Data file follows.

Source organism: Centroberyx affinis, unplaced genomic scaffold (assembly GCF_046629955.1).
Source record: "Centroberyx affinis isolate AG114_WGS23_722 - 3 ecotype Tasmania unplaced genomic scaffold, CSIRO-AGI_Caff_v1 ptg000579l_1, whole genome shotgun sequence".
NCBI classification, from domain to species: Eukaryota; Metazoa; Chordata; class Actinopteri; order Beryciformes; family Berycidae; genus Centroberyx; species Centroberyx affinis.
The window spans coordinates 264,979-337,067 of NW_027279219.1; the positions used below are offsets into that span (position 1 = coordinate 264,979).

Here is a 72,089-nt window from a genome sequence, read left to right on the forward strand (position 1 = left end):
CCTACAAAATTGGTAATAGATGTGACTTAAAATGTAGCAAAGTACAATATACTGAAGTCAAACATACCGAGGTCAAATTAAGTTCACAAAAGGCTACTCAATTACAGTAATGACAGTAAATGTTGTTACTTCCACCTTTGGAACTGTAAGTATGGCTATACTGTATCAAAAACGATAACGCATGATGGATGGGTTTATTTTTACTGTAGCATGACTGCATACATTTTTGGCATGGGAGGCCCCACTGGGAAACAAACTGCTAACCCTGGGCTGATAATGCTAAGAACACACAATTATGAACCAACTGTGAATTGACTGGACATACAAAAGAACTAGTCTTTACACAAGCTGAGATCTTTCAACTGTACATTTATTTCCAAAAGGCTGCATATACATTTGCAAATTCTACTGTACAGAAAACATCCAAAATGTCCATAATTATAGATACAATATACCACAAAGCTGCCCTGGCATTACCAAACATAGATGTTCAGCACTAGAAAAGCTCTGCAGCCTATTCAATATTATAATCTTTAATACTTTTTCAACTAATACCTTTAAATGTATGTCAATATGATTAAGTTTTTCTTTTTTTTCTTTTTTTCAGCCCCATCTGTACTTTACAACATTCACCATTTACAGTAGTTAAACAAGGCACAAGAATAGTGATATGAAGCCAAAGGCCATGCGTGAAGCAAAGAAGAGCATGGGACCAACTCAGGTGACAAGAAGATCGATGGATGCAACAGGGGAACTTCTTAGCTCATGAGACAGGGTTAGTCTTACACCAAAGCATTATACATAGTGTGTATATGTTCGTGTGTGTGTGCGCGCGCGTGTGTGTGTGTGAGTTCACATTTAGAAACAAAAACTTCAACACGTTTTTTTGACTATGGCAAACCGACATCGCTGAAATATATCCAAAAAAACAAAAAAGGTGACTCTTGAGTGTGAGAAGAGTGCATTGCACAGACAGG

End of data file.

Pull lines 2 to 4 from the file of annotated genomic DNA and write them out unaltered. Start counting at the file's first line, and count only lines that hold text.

Source record: "Centroberyx affinis isolate AG114_WGS23_722 - 3 ecotype Tasmania unplaced genomic scaffold, CSIRO-AGI_Caff_v1 ptg000579l_1, whole genome shotgun sequence".
NCBI classification, from domain to species: Eukaryota; Metazoa; Chordata; class Actinopteri; order Beryciformes; family Berycidae; genus Centroberyx; species Centroberyx affinis.
The window spans coordinates 264,979-337,067 of NW_027279219.1; the positions used below are offsets into that span (position 1 = coordinate 264,979).